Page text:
The small increase in jobs has sadly not meant that we no longer have to fight against job losses. This year has seen several bitter disputes against retrenchments in Transnet, SAA, De Beers, and others. We extend our hand of solidarity to these workers an d their families who will face a black Christmas and a bleak 2007. Their pain and suffering will spur us into ensuring that in future our society does not ignore the plight of the many, whilst celebrating the triumph of the a few.
We have however scored one important victory. Following the resolution passed at the last Alliance Summit, the government has negotiated an agreement with the Chinese government to impose quotas on the imports of cheap clothing. This has infuriated our unp atriotic retailers but could save many hundreds of jobs and even create new ones in this industry which has been hardest hit by retrenchments over the last five years.
We also welcome the finalisation at Nedlac of the code defining who is an employee, which has already been gazetted. This will provide guidelines to the courts when they determine circumstances under which a person can be regarded as an employee. This is a historic and a major victory for workers. It will help deal with the employers who try to disguise the employment relationship and dodge their responsibilities as employers.
Nedlac has also commenced work on the important matter of regulating atypical forms of work, with a view of stopping the extreme exploitation of workers we have referred to above. For the sake of the millions of workers who find themselves employed in the atypical forms of work we call on all Nedlac parties to ensure that this work is finalised early in 2007.
The critical question that COSATU asked in 2006 is whether democracy has failed workers and the poor. We asked whether we have reached a tipping point where the post-apartheid state could be defined as one that acts on behalf of the affluent in our society ?
The mainstream media and conservative economists daily inform us that there is an economic boom. We are told that the growth is propelled by huge demand, including for credit. This is the world as it exists in the minds of the elite - black and white - whe re there is a consensus that the economy is doing well. You can't blame them if you visit their houses and see the cars they drive - indeed things are going well in their small planet.
Contrast this with the world where workers are coming from. It is a picture of complete hopelessness. Unemployment is hovering at just below 40%. Latest figures from the last quarter indicate a 2, 7% growth of job opportunities, translating to 72 000 new j obs. This is far too low and will not help us to reach even the modest objective of cutting unemployment by half in 2014.
Unemployment discriminates according to gender, race and age, and has an urban and rural divide. Of the unemployed over 70% are under 35 - mostly African women. Rural areas fare worse than urban areas. Statistics show that two of every three African childr en under 35 are unemployed. This is a ticking bomb - another 1976 waiting to happen.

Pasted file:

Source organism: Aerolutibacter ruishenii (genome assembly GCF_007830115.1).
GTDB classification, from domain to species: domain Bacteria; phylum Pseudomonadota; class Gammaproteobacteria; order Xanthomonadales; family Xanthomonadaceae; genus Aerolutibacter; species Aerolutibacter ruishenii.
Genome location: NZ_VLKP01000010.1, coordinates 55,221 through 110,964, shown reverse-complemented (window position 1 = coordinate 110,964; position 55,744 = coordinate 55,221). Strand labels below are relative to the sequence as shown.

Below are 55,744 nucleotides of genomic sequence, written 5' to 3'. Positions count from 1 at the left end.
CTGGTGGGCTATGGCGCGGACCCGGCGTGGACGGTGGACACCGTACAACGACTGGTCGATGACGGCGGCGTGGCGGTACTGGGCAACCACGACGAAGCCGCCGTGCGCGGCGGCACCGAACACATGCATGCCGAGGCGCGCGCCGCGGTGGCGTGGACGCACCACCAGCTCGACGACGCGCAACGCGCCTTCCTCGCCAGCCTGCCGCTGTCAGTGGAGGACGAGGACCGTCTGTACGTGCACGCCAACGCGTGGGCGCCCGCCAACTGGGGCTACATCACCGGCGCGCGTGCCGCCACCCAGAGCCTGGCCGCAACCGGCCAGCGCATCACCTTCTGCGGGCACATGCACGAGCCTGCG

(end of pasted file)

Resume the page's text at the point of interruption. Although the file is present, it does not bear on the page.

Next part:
Income inequality is also high and growing. Yet inequalities have long been identified as one of the key impediments to faster economic growth. These inequalities have national, gender and class dimensions. There is realignment that is propelled by this si tuation. Class contradictions are on the rise and they have affected the Alliance.
The national question is slowly taking a backseat as class contradictions move to the fore. One of the measures of these inequalities is the fact that the workers' share in the national income has been on the decline since 1981 and has continued to decline in the first 12 years of democracy. The share of profits continues to rise.
According to the Labour Force Survey figures 16.7% of all officially employed people in South Africa earn less than R500 a month, 34.3% earn under R1000 a month and a total of 60% of all workers earn less than R2500 a month. Many of these workers are sole income earners in their households.
Poverty remains the reality of 40-50% of the population. There is a debate on whether it has decreased, but there is no doubt that poverty remains extremely high.
This is the reality for the many but it did not have to be. It was not inevitable. When the other side talk of an economic boom and relentless expenditure and therefore accept the logic of interest rates hikes, we ask them what they are talking about. When we marched in the streets, the irritated elite asked us which world are we living in for us not to take advantage of the opportunities that have opened up over the past twelve years. But there are no such opportunities for the poor majority that we speak for.
COSATU is aware that 300 years of colonial legacy cannot be rooted out in 12 years and that workers have made many gains, in particular in social services. These gains stand between abject poverty and a better life for all.
Had it not been for the government's interventions - in particular if the government had swallowed all the neoliberal self-serving propaganda that it must leave matters to the markets - the situation facing workers and the poor would have been even worse t han what they are facing.
We have celebrated, and will continue to celebrate, these advances. But only those from the other planet we have referred to would argue that what is taking place is entirely in line with the National Democratic Revolution, as historically conceived by the liberation movement.
The ANC's 1969 Morogoro Strategy warned against the danger of superficial change. It is a cold reality that most of the gains arising out of the transformation of our economy accrued more to capital than to workers and the poor, and that our economy remain s firmly in white hands, dominated by the capital-intensive sectors such as mining, heavy chemicals and auto.